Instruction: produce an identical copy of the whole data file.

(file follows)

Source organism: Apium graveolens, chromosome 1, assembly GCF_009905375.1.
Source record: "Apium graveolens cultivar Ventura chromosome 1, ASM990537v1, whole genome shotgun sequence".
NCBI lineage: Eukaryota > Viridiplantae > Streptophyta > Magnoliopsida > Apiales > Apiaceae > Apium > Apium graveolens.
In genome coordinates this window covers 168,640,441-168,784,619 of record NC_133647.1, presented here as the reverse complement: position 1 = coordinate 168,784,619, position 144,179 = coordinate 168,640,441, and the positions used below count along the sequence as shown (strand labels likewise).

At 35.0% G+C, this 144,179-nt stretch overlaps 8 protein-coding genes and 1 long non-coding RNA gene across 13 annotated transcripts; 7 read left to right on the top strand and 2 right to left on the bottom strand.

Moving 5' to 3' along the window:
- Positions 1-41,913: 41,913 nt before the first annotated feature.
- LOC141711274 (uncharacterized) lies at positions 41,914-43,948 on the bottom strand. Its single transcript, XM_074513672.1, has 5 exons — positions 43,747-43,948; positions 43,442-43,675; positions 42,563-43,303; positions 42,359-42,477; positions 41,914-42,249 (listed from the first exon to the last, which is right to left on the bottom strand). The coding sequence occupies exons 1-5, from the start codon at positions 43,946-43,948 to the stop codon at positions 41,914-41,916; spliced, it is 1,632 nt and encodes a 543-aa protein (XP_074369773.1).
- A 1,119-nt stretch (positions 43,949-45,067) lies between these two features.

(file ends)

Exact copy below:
Source organism: Apium graveolens, chromosome 1, assembly GCF_009905375.1.
Source record: "Apium graveolens cultivar Ventura chromosome 1, ASM990537v1, whole genome shotgun sequence".
NCBI lineage: Eukaryota > Viridiplantae > Streptophyta > Magnoliopsida > Apiales > Apiaceae > Apium > Apium graveolens.
In genome coordinates this window covers 168,640,441-168,784,619 of record NC_133647.1, presented here as the reverse complement: position 1 = coordinate 168,784,619, position 144,179 = coordinate 168,640,441, and the positions used below count along the sequence as shown (strand labels likewise).

At 35.0% G+C, this 144,179-nt stretch overlaps 8 protein-coding genes and 1 long non-coding RNA gene across 13 annotated transcripts; 7 read left to right on the top strand and 2 right to left on the bottom strand.

Moving 5' to 3' along the window:
- Positions 1-41,913: 41,913 nt before the first annotated feature.
- LOC141711274 (uncharacterized) lies at positions 41,914-43,948 on the bottom strand. Its single transcript, XM_074513672.1, has 5 exons — positions 43,747-43,948; positions 43,442-43,675; positions 42,563-43,303; positions 42,359-42,477; positions 41,914-42,249 (listed from the first exon to the last, which is right to left on the bottom strand). The coding sequence occupies exons 1-5, from the start codon at positions 43,946-43,948 to the stop codon at positions 41,914-41,916; spliced, it is 1,632 nt and encodes a 543-aa protein (XP_074369773.1).
- A 1,119-nt stretch (positions 43,949-45,067) lies between these two features.